# Show that $f$ is constant using Maximum modulus principle

Let $$D=\{z:|z|<1\}$$ and $$\bar{D}=\{z:|z|\leq 1\}$$. Suppose that $$f : \bar{D} \setminus \{0\}\to \mathbb{C}$$ is a continuous function that satisfies:

(i) $$f$$ is analytic in $$D \setminus \{0\}$$;

(ii) $$\limsup_{z \to 0}|f(z)|< \infty$$;

(iii) $$f(z)$$ is equal to a finite constant on the unit circle $$|z|=1$$.

Prove that $$f$$ is a constant function.

The first thing coming into my mind that I may use the Maximum Modulus Principle for this problem. On $$|z|=1$$, $$f$$ is bounded, I want to prove that $$f$$ has a maximum on $$D$$, but I can't see how to use the assumption (ii). Does it mean that

$$\forall \delta>0, \sup|f(z)|_{|z|\leq \delta} < \infty ?$$

Do I have to prove that $$f$$ is continuous at $$z=0$$?

• (ii) means that $f$ is bounded near $0$. Since it is analytic on $D \setminus \{0\}$, (ii) implies that $f$ extend to an analytic function on the whole $D$
– user598294
Commented Sep 27, 2020 at 0:23
• Then you can use the Maximum modulus principal on each $\{ z \, : \, |z| < r \}$ for every $0<r<1$ and see what happens when $r$ tends to $1$ using (iii)
– user598294
Commented Sep 27, 2020 at 0:26
• @AlexL Thank you for your help. Do you mean if $f$ is constant on each $\{z: |z|<r\}$ for every $0<r<1$, then taking $r \to 1$, since $f$ is continuous and $f=c$ on $|z|=1$, this means that $f=c$ throughout $\bar{D}$?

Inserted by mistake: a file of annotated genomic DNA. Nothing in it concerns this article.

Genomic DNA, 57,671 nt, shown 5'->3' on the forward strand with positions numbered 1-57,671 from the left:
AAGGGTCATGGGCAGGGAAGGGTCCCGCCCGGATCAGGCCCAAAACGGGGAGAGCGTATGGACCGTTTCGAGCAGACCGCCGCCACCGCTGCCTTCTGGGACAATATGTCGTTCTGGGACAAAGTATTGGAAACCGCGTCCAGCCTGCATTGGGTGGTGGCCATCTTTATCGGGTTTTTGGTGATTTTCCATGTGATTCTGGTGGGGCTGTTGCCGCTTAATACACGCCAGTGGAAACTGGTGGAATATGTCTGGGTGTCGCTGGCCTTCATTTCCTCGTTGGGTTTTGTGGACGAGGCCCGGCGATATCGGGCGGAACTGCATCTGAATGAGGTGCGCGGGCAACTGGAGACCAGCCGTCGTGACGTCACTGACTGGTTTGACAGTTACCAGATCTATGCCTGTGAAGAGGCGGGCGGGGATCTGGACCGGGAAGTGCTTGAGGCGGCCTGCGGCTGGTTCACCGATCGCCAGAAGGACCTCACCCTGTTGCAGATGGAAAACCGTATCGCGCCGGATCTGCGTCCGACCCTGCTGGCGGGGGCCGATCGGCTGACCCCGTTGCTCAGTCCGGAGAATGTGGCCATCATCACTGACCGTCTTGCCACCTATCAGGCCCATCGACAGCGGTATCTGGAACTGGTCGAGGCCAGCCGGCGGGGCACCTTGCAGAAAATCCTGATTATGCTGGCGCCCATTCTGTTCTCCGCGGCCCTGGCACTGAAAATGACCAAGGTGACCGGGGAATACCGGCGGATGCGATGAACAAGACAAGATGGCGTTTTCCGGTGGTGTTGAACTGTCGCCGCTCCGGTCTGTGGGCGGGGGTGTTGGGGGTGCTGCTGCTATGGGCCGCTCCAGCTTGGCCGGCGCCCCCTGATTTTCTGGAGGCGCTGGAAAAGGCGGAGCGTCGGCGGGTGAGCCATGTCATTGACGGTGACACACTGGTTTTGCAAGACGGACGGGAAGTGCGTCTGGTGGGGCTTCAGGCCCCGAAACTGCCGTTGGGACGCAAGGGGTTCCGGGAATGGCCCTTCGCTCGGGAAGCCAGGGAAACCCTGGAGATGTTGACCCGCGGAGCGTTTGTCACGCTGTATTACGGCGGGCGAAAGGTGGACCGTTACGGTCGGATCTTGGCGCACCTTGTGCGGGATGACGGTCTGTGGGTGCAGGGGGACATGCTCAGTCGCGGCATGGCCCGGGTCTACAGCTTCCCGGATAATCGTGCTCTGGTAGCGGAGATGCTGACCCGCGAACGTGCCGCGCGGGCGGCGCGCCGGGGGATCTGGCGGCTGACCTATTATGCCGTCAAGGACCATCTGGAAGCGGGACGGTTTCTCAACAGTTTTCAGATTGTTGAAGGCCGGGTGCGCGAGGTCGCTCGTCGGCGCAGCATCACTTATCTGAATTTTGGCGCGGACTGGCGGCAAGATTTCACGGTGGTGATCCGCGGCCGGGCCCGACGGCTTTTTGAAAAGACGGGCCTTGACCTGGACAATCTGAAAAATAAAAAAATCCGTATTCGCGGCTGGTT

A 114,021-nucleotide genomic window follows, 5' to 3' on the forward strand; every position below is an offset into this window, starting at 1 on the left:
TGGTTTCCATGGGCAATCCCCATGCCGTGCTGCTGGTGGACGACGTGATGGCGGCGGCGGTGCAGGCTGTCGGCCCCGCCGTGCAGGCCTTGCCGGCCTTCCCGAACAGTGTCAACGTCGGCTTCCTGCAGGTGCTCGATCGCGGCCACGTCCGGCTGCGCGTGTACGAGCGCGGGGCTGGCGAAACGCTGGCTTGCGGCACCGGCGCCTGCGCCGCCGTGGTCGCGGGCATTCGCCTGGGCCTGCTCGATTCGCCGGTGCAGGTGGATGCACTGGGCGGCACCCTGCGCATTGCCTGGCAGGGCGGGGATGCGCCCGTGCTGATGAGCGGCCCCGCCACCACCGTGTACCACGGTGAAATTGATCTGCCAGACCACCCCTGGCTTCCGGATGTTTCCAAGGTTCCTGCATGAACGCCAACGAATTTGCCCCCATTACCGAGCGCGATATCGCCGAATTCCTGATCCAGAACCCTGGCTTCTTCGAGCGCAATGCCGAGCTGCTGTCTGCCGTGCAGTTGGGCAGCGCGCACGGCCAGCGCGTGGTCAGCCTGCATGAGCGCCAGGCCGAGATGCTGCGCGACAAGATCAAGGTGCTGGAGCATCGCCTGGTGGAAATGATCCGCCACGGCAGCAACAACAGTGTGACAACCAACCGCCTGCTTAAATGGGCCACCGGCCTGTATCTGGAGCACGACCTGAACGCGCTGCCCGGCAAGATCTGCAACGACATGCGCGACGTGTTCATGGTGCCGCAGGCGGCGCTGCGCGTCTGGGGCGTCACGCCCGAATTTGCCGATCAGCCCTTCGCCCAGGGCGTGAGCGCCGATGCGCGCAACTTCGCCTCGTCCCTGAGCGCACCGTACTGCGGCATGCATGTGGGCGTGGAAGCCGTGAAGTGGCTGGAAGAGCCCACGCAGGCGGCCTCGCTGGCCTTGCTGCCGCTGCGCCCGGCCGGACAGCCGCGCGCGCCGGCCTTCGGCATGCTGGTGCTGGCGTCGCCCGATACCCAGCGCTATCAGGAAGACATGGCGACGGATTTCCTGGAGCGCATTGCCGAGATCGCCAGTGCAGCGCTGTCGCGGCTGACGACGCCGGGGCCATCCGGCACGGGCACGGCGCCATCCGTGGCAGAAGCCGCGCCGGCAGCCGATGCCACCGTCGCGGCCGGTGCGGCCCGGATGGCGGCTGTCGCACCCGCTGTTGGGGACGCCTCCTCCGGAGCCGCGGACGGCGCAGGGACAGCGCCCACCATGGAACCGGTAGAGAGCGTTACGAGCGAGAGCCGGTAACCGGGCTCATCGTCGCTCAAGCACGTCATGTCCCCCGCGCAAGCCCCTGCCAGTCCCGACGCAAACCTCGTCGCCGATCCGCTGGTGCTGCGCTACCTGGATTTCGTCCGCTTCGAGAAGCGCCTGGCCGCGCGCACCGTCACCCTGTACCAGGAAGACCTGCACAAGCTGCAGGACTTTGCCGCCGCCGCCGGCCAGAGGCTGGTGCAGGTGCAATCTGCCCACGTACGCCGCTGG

– anna
Commented Sep 27, 2020 at 5:29
• $f$ is a priori not constant on each $\{ z \; : \; |z|<r \}$, But it hits its maximum M_r and minimum m_r on $\{ z \; : \; |z|=r \}$. $M_r$ must be non decreasing as $r \to 1$ and $m_r$ is non increasing as $r \to 1$. Then use (iii) and the continuity of $f$ on $\bar{D}$ to see that $|c| \leqslant m_r \leqslant M_r \leqslant |c|$ ($c$ is the value of $f$ on $\{ |z|=1\}$).
– user598294
Commented Sep 27, 2020 at 10:52

ii) says that $$f$$ is bounded near $$0$$ and this implies that $$f$$ has removable singularity at $$0$$. So we can treat $$f$$ as a holomorphic function on $$D$$ by assigning a suitable value at $$0$$. See Riemann 's theorem in https://en.wikipedia.org/wiki/Removable_singularity

Let $$f=c$$ on $$|z|=1$$. By considering $$f-c$$ instead of $$f$$ we may suppose $$f=0$$ on the boundary. Now MMP implies that $$f=0$$ in $$D$$.

– anna
Commented Sep 27, 2020 at 4:42
• What do you think about my solution in the Answer Part below? I applied Riemann's Theorem and then Max.Mod.Principle. Thank you for your help.
– anna
Commented Sep 27, 2020 at 4:51
• @anna The part where you wrote ??? is not clear. I think MMP applied dierectly to $f$ does not yield the proof. You have to apply it to $f-c$. Commented Sep 27, 2020 at 4:55
We have $$\limsup_{z \to 0}|f(z)| < \infty$$, so there exists a neighborhood of $$0$$ on which $$f$$ is bounded. Since $$f$$ is analytic in $$D \setminus \{0\}$$, by Riemann's Theorem (https://en.wikipedia.org/wiki/Removable_singularity), we get $$f$$ is analytically extendable over $$0$$, then $$f$$ is also continuously extendable over $$0$$.
Put $$f(z) =c$$ on $$|z|=1$$, $$c$$ is a constant. Consider the function $$g(z) = f(z)-c$$, then $$g(z)=0$$ on $$|z|=1$$.
Since $$f$$ is continuous and analytic in $$\bar{D}$$, $$g$$ is continuous and analytic in $$\bar{D}$$ as well, by Maximum Modulus Principle, $$g(z)=0$$ in $$\bar{D}$$.
Thus, $$f$$ is a constant in $$\bar{D}$$.